On the surface, this GSP system sounds like a panacea for many of the problems of lower income countries around the world, desperately eager to export goods to rich customers in the West. But look a little closer and the seams begin to unravel. Some countries and the big businesses in them, it appears, are reaping the rewards of tax breaks but doing little to meet the statutory obligations set by the European Union to help the workers—and they’re getting away with it.
The European Commission, the legislative and governing body of the European Union, has set out clear guidelines for countries that wish to benefit from preferential tax treatment. These, they say, are “binding undertakings” and if a country should fail to meet them, they will lose the protection of the GSP+ status, risking economic and industrial upheaval.
The EC says that the “GSP+ is the EU’s primary trade policy instrument to promote human rights, labor rights, environmental protection and good governance in vulnerable developing countries.” The commission describes it as an “ incentive-based scheme” for those lower income countries that agree to the implement 27 core international conventions. These include United Nation conventions on human rights, the International Labour Organisation’s rules on the rights of workers, and other relevant pacts on the environment and fair governance.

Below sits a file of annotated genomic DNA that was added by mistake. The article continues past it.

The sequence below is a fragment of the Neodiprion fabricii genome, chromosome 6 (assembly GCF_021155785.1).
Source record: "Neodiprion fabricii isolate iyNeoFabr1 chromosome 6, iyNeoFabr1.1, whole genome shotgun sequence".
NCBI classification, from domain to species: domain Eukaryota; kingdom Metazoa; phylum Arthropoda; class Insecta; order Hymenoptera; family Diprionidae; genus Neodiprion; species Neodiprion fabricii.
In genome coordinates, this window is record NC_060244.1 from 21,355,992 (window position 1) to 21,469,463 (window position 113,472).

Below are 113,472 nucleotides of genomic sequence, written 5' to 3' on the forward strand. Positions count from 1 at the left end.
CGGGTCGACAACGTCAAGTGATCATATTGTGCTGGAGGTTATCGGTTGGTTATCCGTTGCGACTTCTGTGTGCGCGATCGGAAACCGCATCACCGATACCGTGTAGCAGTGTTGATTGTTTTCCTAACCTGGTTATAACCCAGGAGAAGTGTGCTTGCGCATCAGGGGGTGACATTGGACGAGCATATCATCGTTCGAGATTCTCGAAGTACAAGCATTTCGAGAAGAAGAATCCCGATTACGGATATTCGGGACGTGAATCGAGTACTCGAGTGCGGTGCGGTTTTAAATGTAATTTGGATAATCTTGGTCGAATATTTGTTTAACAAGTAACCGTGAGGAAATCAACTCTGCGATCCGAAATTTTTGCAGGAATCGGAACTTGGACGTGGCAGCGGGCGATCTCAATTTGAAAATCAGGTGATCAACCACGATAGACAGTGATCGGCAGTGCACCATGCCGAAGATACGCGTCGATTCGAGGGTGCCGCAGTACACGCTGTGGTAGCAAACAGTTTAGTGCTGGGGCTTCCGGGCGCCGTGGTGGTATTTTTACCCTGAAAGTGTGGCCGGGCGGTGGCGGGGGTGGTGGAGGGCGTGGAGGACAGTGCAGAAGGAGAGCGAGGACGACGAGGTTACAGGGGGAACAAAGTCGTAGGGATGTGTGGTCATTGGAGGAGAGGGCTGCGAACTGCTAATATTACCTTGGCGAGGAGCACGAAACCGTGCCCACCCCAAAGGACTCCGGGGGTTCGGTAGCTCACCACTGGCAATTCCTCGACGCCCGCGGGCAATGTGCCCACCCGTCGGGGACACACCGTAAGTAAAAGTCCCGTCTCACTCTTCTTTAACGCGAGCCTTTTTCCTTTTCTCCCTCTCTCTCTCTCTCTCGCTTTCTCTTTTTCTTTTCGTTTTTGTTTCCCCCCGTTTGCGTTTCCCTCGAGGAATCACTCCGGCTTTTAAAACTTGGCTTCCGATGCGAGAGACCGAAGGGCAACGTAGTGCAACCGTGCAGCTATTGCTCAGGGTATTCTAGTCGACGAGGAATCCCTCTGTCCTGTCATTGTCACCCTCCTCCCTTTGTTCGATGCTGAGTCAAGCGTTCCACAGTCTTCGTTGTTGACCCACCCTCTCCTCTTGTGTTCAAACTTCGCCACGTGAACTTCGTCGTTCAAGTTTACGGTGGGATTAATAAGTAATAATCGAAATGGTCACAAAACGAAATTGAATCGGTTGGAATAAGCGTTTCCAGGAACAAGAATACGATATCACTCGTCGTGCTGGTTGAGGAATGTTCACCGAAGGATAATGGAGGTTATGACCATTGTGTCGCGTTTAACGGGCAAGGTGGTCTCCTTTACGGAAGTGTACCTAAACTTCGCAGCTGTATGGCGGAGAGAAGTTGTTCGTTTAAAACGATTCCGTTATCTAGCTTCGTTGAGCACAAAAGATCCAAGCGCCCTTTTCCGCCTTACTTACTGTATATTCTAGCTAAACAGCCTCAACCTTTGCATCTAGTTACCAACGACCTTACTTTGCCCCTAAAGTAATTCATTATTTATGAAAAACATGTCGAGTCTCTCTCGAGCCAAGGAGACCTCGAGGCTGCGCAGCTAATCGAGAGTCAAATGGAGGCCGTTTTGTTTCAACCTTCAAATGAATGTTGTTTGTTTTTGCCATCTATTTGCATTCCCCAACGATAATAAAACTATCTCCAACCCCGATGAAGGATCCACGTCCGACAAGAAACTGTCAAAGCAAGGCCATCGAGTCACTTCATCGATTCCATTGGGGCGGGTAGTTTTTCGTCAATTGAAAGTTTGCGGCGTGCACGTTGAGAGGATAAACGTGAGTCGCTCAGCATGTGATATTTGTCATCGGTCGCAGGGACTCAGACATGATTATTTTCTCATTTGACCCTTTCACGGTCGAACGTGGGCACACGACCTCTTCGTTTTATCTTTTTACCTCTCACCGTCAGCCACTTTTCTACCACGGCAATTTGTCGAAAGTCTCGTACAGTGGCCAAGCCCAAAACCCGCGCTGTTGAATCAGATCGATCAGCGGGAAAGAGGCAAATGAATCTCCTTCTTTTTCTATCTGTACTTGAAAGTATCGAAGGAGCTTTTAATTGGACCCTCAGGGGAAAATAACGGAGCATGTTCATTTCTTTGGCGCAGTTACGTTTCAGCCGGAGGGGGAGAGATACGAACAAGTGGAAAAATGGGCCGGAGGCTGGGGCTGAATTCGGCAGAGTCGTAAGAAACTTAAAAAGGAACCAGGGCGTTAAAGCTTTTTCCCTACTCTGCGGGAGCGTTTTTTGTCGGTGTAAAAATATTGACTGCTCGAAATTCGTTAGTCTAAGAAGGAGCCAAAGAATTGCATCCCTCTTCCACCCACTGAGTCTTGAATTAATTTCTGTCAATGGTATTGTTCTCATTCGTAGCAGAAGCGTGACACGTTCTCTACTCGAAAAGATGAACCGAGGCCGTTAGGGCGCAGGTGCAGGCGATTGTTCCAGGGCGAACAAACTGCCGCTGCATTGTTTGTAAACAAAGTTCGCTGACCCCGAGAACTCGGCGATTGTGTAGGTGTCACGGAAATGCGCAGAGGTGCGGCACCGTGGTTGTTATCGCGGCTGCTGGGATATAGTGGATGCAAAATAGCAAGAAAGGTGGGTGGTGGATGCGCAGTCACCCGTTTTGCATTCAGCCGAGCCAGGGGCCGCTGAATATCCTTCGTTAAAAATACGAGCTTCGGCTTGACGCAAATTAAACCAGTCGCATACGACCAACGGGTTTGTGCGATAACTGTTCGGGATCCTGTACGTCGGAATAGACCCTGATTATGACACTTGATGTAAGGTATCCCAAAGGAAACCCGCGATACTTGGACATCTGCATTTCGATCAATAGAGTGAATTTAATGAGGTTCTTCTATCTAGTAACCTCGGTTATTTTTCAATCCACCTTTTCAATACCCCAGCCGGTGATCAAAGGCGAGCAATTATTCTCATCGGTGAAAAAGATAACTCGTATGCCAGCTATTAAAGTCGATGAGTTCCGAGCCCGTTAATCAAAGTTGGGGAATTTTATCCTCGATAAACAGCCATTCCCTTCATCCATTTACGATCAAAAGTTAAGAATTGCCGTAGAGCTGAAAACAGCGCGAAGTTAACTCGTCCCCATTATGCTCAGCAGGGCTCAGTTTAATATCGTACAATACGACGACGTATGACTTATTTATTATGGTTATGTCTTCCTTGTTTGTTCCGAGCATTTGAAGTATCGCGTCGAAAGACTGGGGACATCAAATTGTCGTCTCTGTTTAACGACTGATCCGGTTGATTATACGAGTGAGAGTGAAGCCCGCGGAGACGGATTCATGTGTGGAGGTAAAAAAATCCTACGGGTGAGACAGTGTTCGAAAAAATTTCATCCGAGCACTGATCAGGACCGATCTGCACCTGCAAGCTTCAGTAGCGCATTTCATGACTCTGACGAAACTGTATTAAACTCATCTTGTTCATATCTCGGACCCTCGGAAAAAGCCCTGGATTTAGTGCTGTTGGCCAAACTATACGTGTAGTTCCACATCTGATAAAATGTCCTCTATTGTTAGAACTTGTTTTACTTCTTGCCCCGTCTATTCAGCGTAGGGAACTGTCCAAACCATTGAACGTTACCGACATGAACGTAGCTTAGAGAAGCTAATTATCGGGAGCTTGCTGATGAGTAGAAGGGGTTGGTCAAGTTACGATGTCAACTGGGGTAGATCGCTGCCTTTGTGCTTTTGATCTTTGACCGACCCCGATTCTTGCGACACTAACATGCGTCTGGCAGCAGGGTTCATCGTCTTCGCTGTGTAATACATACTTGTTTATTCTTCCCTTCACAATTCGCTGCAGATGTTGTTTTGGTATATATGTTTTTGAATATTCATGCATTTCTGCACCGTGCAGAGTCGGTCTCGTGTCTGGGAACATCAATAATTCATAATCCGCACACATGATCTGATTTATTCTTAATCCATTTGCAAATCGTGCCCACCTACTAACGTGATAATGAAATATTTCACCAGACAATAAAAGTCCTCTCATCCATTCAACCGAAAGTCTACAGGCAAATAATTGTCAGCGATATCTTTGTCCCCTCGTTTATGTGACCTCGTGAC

In 2014, radical changes to the GSP system were made in an attempt to ensure that only those countries that needed it were getting the millions of euros worth of tax and duty exemption. The EU decided that of the 176 countries that were previously eligible, only 90 would continue to get the support in order to insure that “the help is focused and effective.”